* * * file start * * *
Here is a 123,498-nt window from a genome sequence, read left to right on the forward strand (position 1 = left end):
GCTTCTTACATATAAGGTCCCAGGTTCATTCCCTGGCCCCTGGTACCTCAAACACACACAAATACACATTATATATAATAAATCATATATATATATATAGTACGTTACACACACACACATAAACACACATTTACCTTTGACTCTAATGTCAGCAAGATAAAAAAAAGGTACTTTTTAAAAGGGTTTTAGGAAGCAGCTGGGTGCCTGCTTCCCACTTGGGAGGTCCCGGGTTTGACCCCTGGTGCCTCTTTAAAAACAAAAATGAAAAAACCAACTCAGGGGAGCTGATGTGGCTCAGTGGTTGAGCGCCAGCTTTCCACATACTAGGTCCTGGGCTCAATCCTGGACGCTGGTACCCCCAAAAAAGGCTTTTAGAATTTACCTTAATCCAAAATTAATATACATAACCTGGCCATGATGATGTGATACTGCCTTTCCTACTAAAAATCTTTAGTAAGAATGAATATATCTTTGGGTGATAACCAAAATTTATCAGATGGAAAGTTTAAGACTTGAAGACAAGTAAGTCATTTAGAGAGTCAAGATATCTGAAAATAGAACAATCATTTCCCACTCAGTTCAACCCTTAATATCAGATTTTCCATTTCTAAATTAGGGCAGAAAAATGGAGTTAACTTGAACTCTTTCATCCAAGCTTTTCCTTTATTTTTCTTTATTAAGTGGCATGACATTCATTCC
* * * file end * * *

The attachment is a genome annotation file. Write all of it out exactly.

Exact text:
Here is a 123,498-nt window from a genome sequence, read left to right on the forward strand (position 1 = left end):
GCTTCTTACATATAAGGTCCCAGGTTCATTCCCTGGCCCCTGGTACCTCAAACACACACAAATACACATTATATATAATAAATCATATATATATATATAGTACGTTACACACACACACATAAACACACATTTACCTTTGACTCTAATGTCAGCAAGATAAAAAAAAGGTACTTTTTAAAAGGGTTTTAGGAAGCAGCTGGGTGCCTGCTTCCCACTTGGGAGGTCCCGGGTTTGACCCCTGGTGCCTCTTTAAAAACAAAAATGAAAAAACCAACTCAGGGGAGCTGATGTGGCTCAGTGGTTGAGCGCCAGCTTTCCACATACTAGGTCCTGGGCTCAATCCTGGACGCTGGTACCCCCAAAAAAGGCTTTTAGAATTTACCTTAATCCAAAATTAATATACATAACCTGGCCATGATGATGTGATACTGCCTTTCCTACTAAAAATCTTTAGTAAGAATGAATATATCTTTGGGTGATAACCAAAATTTATCAGATGGAAAGTTTAAGACTTGAAGACAAGTAAGTCATTTAGAGAGTCAAGATATCTGAAAATAGAACAATCATTTCCCACTCAGTTCAACCCTTAATATCAGATTTTCCATTTCTAAATTAGGGCAGAAAAATGGAGTTAACTTGAACTCTTTCATCCAAGCTTTTCCTTTATTTTTCTTTATTAAGTGGCATGACATTCATTCC